Service-learning can help you discover your true passion — like working on providing greater access to health care.
Are you the type of student who just doesn’t have time to participate in volunteer community service but wants to find a way to get more involved in the community? Do you feel stuck in a rut — like what you are learning in the classroom isn’t making positive impact in the community?
If so, you should consider enrolling in a service-learning course this upcoming semester. The combination of community service with academics might be the perfect fit for you.
You may be wondering, what’s the point of combining two seemingly unrelated objectives, community service and academics? It’s actually pretty simple. Service-learning courses give you the opportunity to see how your voice and actions can make a difference in the real world.
These courses allow you to see how the subject you are learning can be applied through projects that address real-world concerns. Not only does this help the organization or population you end up working with, but these courses can truly transform the way you think about your world and how you can make a difference in it.
So, what exactly are these projects like anyway?
The types of courses that offer service-learning vary greatly. You might find yourself designing a program that supports at-risk youth in the local community for a psychology course or helping students overcome challenging speech disorders in a communications class.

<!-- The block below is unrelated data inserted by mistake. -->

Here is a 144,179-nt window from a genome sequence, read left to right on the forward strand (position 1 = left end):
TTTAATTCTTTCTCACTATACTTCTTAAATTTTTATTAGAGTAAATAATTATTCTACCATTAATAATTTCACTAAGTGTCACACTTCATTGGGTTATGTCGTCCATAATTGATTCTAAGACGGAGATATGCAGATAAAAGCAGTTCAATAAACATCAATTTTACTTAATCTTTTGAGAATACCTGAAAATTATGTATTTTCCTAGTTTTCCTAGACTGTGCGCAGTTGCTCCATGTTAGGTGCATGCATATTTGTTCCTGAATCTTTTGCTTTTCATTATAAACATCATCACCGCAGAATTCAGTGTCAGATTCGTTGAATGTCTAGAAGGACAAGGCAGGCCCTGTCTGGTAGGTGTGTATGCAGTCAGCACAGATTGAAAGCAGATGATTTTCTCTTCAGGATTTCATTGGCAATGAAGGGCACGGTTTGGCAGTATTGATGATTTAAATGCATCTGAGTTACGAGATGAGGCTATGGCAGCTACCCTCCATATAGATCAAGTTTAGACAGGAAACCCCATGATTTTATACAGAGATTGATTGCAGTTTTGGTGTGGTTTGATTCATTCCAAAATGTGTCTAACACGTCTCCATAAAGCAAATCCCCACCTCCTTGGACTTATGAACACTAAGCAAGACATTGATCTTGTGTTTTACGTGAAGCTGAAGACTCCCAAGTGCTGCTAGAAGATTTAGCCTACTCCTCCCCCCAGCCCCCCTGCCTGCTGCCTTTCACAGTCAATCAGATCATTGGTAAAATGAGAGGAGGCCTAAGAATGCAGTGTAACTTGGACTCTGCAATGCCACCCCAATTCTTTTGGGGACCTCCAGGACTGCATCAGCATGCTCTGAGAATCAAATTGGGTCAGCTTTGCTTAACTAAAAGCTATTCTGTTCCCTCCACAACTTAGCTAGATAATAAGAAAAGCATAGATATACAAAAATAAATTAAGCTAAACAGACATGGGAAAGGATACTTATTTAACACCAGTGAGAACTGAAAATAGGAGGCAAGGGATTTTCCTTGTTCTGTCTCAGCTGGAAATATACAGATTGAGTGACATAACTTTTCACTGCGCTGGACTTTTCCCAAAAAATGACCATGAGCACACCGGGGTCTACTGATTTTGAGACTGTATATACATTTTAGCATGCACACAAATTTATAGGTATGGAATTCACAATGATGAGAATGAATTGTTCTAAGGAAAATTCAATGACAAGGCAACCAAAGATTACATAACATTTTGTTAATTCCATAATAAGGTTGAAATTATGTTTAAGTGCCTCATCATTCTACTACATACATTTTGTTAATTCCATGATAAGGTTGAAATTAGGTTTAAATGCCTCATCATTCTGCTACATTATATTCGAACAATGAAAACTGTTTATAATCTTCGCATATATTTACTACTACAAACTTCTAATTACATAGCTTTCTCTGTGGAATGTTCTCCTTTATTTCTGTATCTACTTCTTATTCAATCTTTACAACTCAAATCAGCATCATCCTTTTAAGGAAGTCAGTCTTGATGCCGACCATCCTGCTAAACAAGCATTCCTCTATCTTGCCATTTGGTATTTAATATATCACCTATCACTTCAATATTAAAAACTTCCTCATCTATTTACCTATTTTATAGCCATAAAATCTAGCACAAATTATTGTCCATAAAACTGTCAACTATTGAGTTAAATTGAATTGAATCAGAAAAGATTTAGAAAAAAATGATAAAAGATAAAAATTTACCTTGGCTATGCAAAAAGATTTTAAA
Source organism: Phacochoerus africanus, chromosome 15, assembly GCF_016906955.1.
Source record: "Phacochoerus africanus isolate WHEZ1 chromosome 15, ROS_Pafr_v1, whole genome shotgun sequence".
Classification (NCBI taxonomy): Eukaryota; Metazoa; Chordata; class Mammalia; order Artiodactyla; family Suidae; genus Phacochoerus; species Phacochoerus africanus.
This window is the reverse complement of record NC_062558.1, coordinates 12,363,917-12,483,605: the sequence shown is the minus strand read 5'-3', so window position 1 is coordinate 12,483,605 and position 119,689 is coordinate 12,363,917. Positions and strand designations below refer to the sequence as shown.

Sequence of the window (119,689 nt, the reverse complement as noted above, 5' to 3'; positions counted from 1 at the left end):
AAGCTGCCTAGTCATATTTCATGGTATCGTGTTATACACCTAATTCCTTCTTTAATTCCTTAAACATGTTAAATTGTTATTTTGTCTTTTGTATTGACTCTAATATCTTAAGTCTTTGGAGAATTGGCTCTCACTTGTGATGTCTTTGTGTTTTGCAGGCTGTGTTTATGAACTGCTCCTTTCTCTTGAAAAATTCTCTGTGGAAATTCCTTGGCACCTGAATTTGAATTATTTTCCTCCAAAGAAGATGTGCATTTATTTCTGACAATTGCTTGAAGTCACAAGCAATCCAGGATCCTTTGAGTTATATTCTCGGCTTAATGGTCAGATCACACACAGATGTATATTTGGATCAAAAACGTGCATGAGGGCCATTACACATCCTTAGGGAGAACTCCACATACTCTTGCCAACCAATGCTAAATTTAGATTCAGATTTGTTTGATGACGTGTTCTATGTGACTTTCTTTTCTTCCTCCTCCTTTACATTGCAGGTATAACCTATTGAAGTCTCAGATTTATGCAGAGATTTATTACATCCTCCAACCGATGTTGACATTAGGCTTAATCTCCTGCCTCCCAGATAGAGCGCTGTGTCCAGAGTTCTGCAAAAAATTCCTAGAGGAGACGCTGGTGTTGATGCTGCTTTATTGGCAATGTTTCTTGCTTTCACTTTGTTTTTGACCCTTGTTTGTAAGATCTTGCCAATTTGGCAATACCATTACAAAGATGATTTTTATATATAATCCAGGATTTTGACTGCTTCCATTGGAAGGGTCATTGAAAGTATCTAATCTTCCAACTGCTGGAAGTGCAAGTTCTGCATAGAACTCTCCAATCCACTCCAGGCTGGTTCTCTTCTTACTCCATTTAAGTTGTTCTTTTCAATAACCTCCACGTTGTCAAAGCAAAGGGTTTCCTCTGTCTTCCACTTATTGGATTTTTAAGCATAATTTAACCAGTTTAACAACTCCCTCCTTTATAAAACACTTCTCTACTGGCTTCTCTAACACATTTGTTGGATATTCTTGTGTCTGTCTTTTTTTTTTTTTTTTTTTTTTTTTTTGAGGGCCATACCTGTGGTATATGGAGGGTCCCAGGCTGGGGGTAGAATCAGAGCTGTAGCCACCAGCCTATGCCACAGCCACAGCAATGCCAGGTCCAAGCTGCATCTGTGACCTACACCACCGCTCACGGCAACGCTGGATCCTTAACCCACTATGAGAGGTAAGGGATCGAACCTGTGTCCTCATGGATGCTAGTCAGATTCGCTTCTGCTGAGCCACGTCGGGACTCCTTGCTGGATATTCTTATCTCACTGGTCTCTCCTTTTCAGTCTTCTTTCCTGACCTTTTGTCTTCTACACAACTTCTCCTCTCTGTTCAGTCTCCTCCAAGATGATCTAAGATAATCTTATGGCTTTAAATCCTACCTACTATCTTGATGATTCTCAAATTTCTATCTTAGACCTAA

Most of the time, you have the opportunity to work directly with an organization that has limited resources and relies heavily on outside support. This sets you up to work within the local community, working toward solving real issues that impact our families, friends and neighbors. Here, the hard work and energy you may have dedicated to several 10-page assignments (that will never be read by anyone other than your professor) translates into a useful, practical and valuable experience.
Participating in service-learning can significantly improve your confidence in making career-related decisions.
Designing these projects and carrying them out among a group or with your entire class provides a mini internship experience. Maybe you learned you are really passionate about working with the elderly, or you realize you love with working to improve access to health care.
Service-learning courses can help you decide on (or against) a major or solidify an existing interest in any particular career.
By enrolling in a service-learning course, you will be challenged by the experience of working with your peers to identify solutions that have real applications. This provides a venue for you and your classmates to partake in meaningful conversations. If you are seeking deeper relationships with peers, service-learning is a great way to achieve them.
Not quite convinced?
Ask your peers on campus what their experience has been with community service through service-learning courses. You’ll probably hear rave reviews about how service-learning has made a difference in the lives of your classmates.
If you decide to go for it, remember to keep an open mind and you might just find something meaningful where you least expected it.
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